Accountants May Be Lacking Risk Cover


While accountants feel confident in their understanding of the financial implications of critical illnesses and other health issues, new research has found that not all accountants are equipped with sufficient insurance coverage.

PPS Mutual’s inaugural 2023 State of Health and Wellbeing in Accounting report, polling Australian accountants on their physical, mental and financial wellbeing found that three out of four accountants say they understand the potential costs they may incur if they required treatment for a serious physical or mental health condition.

Michael Pillemer …a clear opportunity for greater education around the IP, TPD and life insurance options available

“However, fewer than half, or 41% of accountants, are ‘highly confident’ they already have the appropriate risk insurance coverage for a critical illness,” PPS Mutual says.

In addition, most respondents did not have access to a group insurance policy.

PPS Mutual’s CEO Michael Pillemer  says this means the majority “..or 59%, are not confident that they are appropriately covered, which can create further stress. Without group insurance, many are also vulnerable to financial risk.”

Pillemer says there is “…a clear opportunity for greater education around the income protection, Total Permanent Disability and life insurance options available that can provide a ‘safety net’ for accountants and their families in the event of illness, injury, disability or death.”

Source: PPS Mutual’s 2023 State of Health and Wellbeing in Accounting report.

The survey was conducted by independent researchers Investment Trends and PPS Mutual says it is the first of its kind to examine the mindsets of Australian accountants in practice and across the workplace.

“It seeks to qualify how Australian accountants think about their professional wellbeing, their working lives, any impacts on their physical health, and the safety nets created to protect against losing their income or ability to work.”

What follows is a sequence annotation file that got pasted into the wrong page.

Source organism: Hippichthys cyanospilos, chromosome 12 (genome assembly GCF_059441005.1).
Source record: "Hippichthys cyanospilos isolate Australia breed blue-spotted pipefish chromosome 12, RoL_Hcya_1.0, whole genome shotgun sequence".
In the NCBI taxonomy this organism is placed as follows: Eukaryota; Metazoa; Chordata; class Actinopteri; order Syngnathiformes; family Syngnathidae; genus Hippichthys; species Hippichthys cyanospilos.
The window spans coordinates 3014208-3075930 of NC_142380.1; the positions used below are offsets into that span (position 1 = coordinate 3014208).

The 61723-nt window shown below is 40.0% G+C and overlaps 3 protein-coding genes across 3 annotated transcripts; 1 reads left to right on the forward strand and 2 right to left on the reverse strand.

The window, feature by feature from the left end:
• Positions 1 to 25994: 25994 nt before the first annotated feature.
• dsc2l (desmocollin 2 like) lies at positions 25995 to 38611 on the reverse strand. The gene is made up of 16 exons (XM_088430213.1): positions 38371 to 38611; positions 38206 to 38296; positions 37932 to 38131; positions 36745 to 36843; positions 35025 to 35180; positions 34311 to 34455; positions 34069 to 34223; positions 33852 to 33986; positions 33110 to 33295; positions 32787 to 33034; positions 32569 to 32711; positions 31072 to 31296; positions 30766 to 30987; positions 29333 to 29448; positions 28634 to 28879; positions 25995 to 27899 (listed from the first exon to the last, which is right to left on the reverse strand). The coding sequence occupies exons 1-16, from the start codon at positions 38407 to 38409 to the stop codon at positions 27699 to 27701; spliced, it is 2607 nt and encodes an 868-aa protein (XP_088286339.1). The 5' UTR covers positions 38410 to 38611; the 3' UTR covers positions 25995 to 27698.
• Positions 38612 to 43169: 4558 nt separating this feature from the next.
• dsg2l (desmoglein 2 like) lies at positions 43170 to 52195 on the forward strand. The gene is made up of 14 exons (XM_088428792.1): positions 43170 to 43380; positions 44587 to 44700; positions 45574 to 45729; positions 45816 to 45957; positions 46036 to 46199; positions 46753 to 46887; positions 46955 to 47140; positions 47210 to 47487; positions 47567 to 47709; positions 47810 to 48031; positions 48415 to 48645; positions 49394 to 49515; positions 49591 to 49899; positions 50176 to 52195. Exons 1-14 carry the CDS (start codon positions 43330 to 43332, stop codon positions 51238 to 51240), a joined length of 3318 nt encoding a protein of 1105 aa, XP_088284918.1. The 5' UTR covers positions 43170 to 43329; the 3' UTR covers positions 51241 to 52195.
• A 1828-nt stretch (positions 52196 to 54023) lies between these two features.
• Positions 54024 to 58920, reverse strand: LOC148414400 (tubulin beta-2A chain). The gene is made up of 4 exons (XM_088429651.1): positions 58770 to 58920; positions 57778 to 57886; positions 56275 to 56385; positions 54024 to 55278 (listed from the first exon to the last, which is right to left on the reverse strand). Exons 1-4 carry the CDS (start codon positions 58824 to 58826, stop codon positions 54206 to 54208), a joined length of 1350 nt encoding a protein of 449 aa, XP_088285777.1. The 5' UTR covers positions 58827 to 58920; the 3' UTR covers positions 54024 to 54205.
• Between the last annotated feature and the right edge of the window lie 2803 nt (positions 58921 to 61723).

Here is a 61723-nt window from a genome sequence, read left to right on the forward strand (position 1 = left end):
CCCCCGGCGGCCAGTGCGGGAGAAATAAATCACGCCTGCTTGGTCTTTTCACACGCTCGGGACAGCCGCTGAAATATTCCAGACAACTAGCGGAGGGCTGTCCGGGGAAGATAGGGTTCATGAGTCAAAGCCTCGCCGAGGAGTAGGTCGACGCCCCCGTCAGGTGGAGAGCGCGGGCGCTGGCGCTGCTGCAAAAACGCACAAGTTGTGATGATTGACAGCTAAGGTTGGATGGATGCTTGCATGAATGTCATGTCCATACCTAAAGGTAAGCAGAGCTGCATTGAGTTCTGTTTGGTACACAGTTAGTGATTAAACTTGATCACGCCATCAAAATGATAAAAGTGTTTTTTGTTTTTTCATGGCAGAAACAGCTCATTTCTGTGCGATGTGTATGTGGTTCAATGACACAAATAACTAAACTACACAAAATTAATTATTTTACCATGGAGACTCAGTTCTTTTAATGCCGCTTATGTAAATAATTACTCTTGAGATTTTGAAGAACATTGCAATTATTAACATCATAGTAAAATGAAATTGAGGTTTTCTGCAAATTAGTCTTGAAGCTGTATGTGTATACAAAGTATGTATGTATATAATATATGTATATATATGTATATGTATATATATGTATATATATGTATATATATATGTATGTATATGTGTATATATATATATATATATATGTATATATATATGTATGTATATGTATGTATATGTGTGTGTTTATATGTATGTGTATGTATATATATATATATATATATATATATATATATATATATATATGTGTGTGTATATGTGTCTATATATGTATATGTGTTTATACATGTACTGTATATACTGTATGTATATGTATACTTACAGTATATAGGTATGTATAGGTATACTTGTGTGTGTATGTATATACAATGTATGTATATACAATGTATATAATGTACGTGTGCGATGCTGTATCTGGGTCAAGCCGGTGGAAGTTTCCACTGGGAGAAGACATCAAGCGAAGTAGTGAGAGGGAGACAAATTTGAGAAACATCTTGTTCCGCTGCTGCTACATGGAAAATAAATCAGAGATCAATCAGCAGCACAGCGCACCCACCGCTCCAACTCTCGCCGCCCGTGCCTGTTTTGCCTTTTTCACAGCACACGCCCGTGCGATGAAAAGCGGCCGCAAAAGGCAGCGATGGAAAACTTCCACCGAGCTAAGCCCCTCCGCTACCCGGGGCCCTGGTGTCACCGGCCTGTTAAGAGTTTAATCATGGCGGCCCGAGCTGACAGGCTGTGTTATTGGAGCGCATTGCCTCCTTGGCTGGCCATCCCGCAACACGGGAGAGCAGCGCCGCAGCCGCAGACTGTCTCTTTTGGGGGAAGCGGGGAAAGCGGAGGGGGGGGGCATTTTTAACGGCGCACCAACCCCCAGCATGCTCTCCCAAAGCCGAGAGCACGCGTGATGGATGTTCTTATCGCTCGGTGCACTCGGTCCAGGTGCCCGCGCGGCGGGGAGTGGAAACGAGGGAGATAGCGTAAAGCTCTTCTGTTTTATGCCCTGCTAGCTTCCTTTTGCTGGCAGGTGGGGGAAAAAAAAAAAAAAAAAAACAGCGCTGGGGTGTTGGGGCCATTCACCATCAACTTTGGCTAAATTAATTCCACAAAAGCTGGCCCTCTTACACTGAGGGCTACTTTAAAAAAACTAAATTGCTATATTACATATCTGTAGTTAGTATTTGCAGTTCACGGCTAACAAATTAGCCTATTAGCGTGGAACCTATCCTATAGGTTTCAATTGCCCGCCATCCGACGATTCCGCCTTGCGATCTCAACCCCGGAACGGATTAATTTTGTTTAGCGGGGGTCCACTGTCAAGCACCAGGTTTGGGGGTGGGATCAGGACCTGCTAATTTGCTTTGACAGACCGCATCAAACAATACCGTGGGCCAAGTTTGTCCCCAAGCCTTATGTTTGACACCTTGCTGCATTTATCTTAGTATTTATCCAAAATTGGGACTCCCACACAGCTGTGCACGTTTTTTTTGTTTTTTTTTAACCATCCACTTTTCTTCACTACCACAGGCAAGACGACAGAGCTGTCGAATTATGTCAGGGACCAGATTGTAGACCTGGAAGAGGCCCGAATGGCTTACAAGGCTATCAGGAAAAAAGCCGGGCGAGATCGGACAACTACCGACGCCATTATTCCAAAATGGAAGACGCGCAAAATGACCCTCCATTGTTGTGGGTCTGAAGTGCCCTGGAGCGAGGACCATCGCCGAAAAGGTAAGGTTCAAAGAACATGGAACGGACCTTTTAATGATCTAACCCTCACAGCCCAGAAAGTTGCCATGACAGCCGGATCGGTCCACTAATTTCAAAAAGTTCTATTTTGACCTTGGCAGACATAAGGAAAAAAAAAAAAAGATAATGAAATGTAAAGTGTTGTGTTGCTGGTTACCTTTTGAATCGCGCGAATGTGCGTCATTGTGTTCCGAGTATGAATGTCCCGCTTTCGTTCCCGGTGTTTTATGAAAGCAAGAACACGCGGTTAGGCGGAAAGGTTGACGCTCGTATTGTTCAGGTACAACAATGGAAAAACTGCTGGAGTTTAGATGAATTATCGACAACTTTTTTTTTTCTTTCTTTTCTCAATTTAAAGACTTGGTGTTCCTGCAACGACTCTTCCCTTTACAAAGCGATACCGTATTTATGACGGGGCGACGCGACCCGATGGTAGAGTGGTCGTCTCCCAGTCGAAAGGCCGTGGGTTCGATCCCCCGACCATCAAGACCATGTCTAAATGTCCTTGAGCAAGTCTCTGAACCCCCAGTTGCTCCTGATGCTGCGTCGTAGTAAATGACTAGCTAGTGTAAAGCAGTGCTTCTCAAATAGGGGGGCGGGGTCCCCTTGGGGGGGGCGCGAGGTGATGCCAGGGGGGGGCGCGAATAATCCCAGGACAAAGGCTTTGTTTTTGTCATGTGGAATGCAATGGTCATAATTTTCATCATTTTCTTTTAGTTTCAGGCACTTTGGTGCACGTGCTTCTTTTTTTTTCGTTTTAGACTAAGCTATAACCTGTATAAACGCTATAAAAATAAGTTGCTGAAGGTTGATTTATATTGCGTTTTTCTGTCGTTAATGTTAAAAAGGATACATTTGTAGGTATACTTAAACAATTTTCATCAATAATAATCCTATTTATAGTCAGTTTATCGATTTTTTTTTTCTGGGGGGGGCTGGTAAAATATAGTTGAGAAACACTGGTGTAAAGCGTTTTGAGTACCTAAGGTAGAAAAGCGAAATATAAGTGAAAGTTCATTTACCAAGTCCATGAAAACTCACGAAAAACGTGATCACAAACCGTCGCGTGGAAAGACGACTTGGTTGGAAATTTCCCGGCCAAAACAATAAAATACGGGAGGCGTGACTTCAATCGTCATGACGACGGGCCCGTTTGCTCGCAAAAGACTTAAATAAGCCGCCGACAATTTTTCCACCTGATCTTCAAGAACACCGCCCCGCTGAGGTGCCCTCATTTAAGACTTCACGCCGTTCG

Other findings around accountants views on insurance were:

  • Older accountants (aged 55 and over) were also much more confident than younger accountants in their understanding of the potential costs, with 48% saying they were ‘very confident’ compared with just 13% in the younger cohort. As would be expected, older accountants were also twice as confident in their life insurance cover (65%) as compared to their younger counterparts (33%).
  • When comparing the data by gender, men were twice as sure as women that they understood the costs, with 40% saying they were ‘highly confident’ compared to 22% of women.
  • Overall, life insurance was by far the type of insurance that accountants felt most sure of, with 81% saying they were ‘very confident’ or ‘slightly confident’ that they already had the appropriate amount of cover in the event of a significant physical or mental issue.
  • Women were also far more confident than their male counterparts in this regard. Just 6% of female respondents said they felt ‘not confident at all’, compared with 22% of men.
  • Accountants were also assured of their TPD coverage, with 70% saying they felt confident, followed by income protection and critical illness or trauma insurance, both at 69%.
Source: PPS Mutual’s 2023 State of Health and Wellbeing in Accounting report.

Referrals to a financial adviser

One in six (17%) accountants in public practice ascribe the highest level of importance to having insurance conversations as part of their service proposition, the PPS Mutual report states.

It says 51% of accountants in public practice said they had discussed life insurance with their clients, and the accountants tended to be the main instigators of these conversations.

The report says that “…48% of accountants who had discussions about life insurance with clients then referred these clients to a financial adviser with whom they had an existing referral agreement.”

PPS Mutual says that when asked about the barriers preventing them from discussing insurance with clients “…a small group of respondents cited not being a registered financial adviser, not working in a firm providing insurance cover, or otherwise not being in an appropriate role to discuss the topic as key reasons. Other factors were having a busy schedule or the client not asking for the service.”